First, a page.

All Creatures Great and Small (1978-1990) – A delightful and uplifting series that follows recently qualified vet James Herriot as he settles in to his new post in the English countryside (1930s).  I’ve written more at-length on this one in a dedicated blog post.

Family Ties (1982-1989) – With three teenagers, each with very different personalities, there’s always something going on in the Keaton household.  Episodes are hit and miss, mostly due to inconsistent writing…but the good ones are a lot of fun.

Murder She Wrote (1984-1996) – The producers of this beloved series seem to have arrived at a winning recipe, creating one of the greatest television shows of all time.  By deliberately avoiding true-to-life grit and texture this light-hearted murder mystery instead offers up something whimsical, even comforting, and a joy to puzzle through.  Angela Lansbury as Jessica Fletcher does her sleuthing while a rotating cast of talented character actors provide the feeling of an original stage play with each episode.

Star Trek: The Next Generation (1987-1994) – Aside from the expertly crafted characters in this seminal television show is the heart and craft of the storytelling that gives it such a magical feeling.  The stories and scenarios presented throughout the series masterfully transcend the usual trappings of science fiction and adventure genres, a sentiment that has no doubt been expressed by fans and critics alike.  As with the best shows the characters evolve in meaningful ways throughout the overall arc of the series.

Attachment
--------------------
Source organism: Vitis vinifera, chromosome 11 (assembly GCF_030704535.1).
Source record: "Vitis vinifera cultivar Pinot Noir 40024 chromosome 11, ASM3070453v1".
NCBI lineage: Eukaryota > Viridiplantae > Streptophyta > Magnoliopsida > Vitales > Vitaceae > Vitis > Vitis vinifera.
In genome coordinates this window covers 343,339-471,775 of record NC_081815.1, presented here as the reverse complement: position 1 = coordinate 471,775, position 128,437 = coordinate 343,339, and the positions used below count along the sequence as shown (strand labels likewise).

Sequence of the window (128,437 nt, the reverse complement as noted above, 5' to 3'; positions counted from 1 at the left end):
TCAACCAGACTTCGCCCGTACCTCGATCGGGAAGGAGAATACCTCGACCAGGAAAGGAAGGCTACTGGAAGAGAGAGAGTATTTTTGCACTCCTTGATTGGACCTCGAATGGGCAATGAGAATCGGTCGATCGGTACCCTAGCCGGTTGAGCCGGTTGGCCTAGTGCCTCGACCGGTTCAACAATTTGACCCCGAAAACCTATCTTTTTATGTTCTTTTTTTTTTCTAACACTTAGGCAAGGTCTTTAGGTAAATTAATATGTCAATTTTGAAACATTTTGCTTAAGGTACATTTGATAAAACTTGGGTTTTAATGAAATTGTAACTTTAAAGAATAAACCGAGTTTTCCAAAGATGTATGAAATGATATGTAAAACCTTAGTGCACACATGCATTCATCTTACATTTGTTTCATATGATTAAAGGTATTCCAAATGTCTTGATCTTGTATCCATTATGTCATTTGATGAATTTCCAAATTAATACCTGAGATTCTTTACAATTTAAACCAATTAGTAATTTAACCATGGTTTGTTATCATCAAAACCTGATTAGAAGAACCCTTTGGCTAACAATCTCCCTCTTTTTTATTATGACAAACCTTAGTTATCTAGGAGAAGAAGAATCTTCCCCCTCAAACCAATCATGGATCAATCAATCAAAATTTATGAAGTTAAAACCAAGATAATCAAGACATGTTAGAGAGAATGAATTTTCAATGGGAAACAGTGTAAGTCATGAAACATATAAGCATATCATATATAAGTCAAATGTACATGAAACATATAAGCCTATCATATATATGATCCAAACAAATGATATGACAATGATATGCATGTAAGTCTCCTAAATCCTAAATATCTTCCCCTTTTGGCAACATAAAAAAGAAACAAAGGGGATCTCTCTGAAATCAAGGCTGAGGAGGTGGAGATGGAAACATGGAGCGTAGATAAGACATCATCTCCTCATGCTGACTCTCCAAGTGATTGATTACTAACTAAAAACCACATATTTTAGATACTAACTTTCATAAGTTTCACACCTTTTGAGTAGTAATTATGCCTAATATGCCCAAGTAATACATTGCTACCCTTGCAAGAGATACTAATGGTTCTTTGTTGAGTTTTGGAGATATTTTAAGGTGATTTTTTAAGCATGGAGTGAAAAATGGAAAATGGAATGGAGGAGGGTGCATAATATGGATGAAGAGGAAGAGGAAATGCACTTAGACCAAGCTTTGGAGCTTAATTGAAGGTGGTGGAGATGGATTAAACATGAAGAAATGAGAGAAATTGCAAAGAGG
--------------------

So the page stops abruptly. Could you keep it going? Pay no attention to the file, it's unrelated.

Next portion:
For me there’s really only one, but Star Trek: Voyager (1995-2001) does have the potential to grow on you.  I should point out that while The Next Generation is a show worthy to be enjoyed by the whole family, content in Voyager is generally appropriate only for adults.  As with most television shows the first few seasons are superior to the latter ones.

What is there to say about the original Star Trek (1966-1969) …other than it being hopelessly sexist and eminently humorous in ways they never intended.  I suppose I’d say that it was certainly original and, I can understand why people like it.

The Incredible Adventures of Wallace & Gromit (1989-1995) – An honorable mention.  Three stop-motion animated shorts from Aardman studios.  For all ages.  I love it!

Poirot (1989-1995) – With stories and a lead character from the mind of Agatha Christie, supported by the production value of the best of BBC period pieces, this is likely to be the murder mystery series by which all others must heretofore be measured.

Home Improvement (1991-1999) – Tim Allen is Tim ‘the Tool Man’ Taylor in a family sitcom that’s great for when you just need something light and comical.  The first two seasons are the best.

As Time Goes By (1992-2005) – Thirty-eight years after first falling in love Jean and Lionel are reunited by a stroke of fate.     Will they be able to reconcile the time (and a misunderstanding) that has separated them all these years?  It’s a romantic sitcom with a cast of characters that are easy to grow fond of, as this delightful British television show reaches well beyond its premise to provide countless moments worth enjoying time and again.

Mulberry (1992-1993) – Karl Howman plays the unforgettable title role as the affable but quirky newcomer to the Farnaby household.  This light-hearted comedy centers around Mulberry’s growing friendship with the aged Miss Farnaby (played by Geraldine McEwan) and her long-time domestics Alice and Bert.  The dynamic between these four highly original characters is something not to be missed and filled with humor in each delightful episode.  If you’re looking for a heartwarming comedy that can lift the spirits this is the one.  For those on Netflix, do yourself a favor and avoid actually reading the description or user comments.  You’ll appreciate not having the story spoiled ahead of time.